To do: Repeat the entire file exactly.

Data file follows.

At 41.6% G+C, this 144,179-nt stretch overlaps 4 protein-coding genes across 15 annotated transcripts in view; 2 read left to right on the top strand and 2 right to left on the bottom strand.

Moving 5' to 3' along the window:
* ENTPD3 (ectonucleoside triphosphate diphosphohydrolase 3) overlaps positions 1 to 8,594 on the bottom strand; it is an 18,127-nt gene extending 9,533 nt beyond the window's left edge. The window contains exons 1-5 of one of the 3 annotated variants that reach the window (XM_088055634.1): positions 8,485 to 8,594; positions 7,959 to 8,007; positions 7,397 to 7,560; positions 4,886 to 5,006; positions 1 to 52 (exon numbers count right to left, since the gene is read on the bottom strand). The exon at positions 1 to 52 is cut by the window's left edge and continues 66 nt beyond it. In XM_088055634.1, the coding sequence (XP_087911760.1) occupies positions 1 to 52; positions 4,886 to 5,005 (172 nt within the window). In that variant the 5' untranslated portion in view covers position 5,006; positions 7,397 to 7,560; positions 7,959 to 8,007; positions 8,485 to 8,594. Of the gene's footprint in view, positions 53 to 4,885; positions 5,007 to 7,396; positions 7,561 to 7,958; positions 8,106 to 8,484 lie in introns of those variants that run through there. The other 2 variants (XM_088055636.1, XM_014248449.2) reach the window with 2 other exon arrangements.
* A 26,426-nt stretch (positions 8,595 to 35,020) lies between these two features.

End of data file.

At 41.6% G+C, this 144,179-nt stretch overlaps 4 protein-coding genes across 15 annotated transcripts in view; 2 read left to right on the top strand and 2 right to left on the bottom strand.

Moving 5' to 3' along the window:
* ENTPD3 (ectonucleoside triphosphate diphosphohydrolase 3) overlaps positions 1 to 8,594 on the bottom strand; it is an 18,127-nt gene extending 9,533 nt beyond the window's left edge. The window contains exons 1-5 of one of the 3 annotated variants that reach the window (XM_088055634.1): positions 8,485 to 8,594; positions 7,959 to 8,007; positions 7,397 to 7,560; positions 4,886 to 5,006; positions 1 to 52 (exon numbers count right to left, since the gene is read on the bottom strand). The exon at positions 1 to 52 is cut by the window's left edge and continues 66 nt beyond it. In XM_088055634.1, the coding sequence (XP_087911760.1) occupies positions 1 to 52; positions 4,886 to 5,005 (172 nt within the window). In that variant the 5' untranslated portion in view covers position 5,006; positions 7,397 to 7,560; positions 7,959 to 8,007; positions 8,485 to 8,594. Of the gene's footprint in view, positions 53 to 4,885; positions 5,007 to 7,396; positions 7,561 to 7,958; positions 8,106 to 8,484 lie in introns of those variants that run through there. The other 2 variants (XM_088055636.1, XM_014248449.2) reach the window with 2 other exon arrangements.
* A 26,426-nt stretch (positions 8,595 to 35,020) lies between these two features.